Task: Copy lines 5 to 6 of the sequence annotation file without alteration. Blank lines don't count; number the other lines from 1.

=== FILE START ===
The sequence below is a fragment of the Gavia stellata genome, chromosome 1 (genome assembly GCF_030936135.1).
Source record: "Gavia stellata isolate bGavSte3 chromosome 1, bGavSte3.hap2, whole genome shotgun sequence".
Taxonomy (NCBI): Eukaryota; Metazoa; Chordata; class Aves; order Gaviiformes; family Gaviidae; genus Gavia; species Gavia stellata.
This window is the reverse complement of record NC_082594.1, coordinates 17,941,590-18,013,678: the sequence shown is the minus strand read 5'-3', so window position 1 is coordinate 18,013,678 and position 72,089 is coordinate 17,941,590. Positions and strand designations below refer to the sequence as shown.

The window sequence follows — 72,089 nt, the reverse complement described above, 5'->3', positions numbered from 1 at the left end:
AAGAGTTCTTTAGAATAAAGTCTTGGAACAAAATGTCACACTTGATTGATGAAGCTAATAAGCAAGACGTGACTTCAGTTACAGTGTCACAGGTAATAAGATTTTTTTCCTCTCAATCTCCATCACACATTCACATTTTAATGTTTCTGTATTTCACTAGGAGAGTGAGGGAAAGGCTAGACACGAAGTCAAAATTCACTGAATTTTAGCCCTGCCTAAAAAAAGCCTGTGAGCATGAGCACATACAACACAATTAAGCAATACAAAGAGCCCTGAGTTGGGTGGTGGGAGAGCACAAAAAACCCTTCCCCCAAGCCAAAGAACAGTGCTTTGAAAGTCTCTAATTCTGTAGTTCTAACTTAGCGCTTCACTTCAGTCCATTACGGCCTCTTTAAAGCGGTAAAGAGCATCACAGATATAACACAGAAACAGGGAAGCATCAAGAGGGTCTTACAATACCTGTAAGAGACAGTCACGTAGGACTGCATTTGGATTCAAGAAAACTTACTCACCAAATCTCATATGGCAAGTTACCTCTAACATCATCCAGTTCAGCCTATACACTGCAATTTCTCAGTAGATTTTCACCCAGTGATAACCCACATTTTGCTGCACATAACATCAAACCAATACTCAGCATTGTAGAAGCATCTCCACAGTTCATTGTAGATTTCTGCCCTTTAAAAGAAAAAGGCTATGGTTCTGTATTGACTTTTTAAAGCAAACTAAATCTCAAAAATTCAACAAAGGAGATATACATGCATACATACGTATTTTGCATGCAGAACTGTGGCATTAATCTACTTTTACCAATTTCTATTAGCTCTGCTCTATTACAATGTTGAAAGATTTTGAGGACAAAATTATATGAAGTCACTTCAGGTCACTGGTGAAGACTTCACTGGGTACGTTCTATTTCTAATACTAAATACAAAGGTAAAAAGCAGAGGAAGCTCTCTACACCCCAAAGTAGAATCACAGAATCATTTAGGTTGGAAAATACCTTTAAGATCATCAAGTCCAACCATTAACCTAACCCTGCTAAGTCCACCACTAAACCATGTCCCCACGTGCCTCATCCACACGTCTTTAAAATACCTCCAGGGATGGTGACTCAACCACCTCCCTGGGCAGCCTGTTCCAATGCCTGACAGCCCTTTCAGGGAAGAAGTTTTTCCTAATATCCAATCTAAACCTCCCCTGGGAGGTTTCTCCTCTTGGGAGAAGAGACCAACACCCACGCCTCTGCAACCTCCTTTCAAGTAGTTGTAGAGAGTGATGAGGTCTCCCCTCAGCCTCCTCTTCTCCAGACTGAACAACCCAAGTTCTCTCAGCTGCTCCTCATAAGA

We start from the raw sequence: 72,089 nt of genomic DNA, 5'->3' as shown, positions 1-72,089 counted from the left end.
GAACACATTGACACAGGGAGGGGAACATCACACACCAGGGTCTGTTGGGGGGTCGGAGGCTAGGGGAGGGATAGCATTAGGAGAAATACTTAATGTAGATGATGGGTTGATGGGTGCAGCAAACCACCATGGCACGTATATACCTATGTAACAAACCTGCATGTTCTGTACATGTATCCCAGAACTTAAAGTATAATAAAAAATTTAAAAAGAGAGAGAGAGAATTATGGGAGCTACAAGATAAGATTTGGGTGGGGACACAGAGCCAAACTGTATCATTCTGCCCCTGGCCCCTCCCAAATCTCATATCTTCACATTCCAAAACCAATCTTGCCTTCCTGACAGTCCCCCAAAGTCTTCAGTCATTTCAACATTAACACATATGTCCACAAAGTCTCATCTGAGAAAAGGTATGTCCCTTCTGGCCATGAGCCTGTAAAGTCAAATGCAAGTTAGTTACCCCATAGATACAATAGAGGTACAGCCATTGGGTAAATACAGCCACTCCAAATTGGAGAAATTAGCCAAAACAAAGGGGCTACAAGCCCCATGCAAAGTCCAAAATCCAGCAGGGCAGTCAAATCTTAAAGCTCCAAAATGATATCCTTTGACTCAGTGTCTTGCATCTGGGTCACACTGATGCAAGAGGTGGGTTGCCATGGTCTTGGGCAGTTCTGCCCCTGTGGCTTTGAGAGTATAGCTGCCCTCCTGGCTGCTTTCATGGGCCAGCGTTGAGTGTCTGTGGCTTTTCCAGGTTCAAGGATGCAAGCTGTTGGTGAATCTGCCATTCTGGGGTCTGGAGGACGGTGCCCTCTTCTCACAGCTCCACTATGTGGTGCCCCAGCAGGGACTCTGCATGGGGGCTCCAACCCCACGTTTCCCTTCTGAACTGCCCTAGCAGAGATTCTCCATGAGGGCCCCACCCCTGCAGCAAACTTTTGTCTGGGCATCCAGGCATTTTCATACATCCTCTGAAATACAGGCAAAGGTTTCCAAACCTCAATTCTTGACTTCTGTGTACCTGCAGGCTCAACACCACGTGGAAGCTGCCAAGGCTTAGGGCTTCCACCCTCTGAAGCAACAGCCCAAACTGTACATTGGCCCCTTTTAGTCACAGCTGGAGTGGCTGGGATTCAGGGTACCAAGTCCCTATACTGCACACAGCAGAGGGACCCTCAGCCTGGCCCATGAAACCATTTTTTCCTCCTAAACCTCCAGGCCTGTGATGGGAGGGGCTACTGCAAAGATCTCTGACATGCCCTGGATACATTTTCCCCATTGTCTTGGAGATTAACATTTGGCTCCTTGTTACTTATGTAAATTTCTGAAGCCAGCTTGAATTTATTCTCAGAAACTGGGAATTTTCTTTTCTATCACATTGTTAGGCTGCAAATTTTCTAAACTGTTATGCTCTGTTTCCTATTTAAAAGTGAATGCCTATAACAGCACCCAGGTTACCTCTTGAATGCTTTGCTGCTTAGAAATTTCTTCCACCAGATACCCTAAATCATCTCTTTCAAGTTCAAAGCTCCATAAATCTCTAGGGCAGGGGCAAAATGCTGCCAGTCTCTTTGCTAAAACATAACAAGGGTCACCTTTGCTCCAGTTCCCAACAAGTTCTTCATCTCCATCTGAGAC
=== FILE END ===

The window sequence follows — 72,089 nt, the reverse complement described above, 5'->3', positions numbered from 1 at the left end:
AAGAGTTCTTTAGAATAAAGTCTTGGAACAAAATGTCACACTTGATTGATGAAGCTAATAAGCAAGACGTGACTTCAGTTACAGTGTCACAGGTAATAAGATTTTTTTCCTCTCAATCTCCATCACACATTCACATTTTAATGTTTCTGTATTTCACTAGGAGAGTGAGGGAAAGGCTAGACACGAAGTCAAAATTCACTGAATTTTAGCCCTGCCTAAAAAAAGCCTGTGAGCATGAGCACATACAACACAATTAAGCAATACAAAGAGCCCTGAGTTGGGTGGTGGGAGAGCACAAAAAACCCTTCCCCCAAGCCAAAGAACAGTGCTTTGAAAGTCTCTAATTCTGTAGTTCTAACTTAGCGCTTCACTTCAGTCCATTACGGCCTCTTTAAAGCGGTAAAGAGCATCACAGATATAACACAGAAACAGGGAAGCATCAAGAGGGTCTTACAATACCTGTAAGAGACAGTCACGTAGGACTGCATTTGGATTCAAGAAAACTTACTCACCAAATCTCATATGGCAAGTTACCTCTAACATCATCCAGTTCAGCCTATACACTGCAATTTCTCAGTAGATTTTCACCCAGTGATAACCCACATTTTGCTGCACATAACATCAAACCAATACTCAGCATTGTAGAAGCATCTCCACAGTTCATTGTAGATTTCTGCCCTTTAAAAGAAAAAGGCTATGGTTCTGTATTGACTTTTTAAAGCAAACTAAATCTCAAAAATTCAACAAAGGAGATATACATGCATACATACGTATTTTGCATGCAGAACTGTGGCATTAATCTACTTTTACCAATTTCTATTAGCTCTGCTCTATTACAATGTTGAAAGATTTTGAGGACAAAATTATATGAAGTCACTTCAGGTCACTGGTGAAGACTTCACTGGGTACGTTCTATTTCTAATACTAAATACAAAGGTAAAAAGCAGAGGAAGCTCTCTACACCCCAAAGTAGAATCACAGAATCATTTAGGTTGGAAAATACCTTTAAGATCATCAAGTCCAACCATTAACCTAACCCTGCTAAGTCCACCACTAAACCATGTCCCCACGTGCCTCATCCACACGTCTTTAAAATACCTCCAGGGATGGTGACTCAACCACCTCCCTGGGCAGCCTGTTCCAATGCCTGACAGCCCTTTCAGGGAAGAAGTTTTTCCTAATATCCAATCTAAACCTCCCCTGGGAGGTTTCTCCTCTTGGGAGAAGAGACCAACACCCACGCCTCTGCAACCTCCTTTCAAGTAGTTGTAGAGAGTGATGAGGTCTCCCCTCAGCCTCCTCTTCTCCAGACTGAACAACCCAAGTTCTCTCAGCTGCTCCTCATAAGA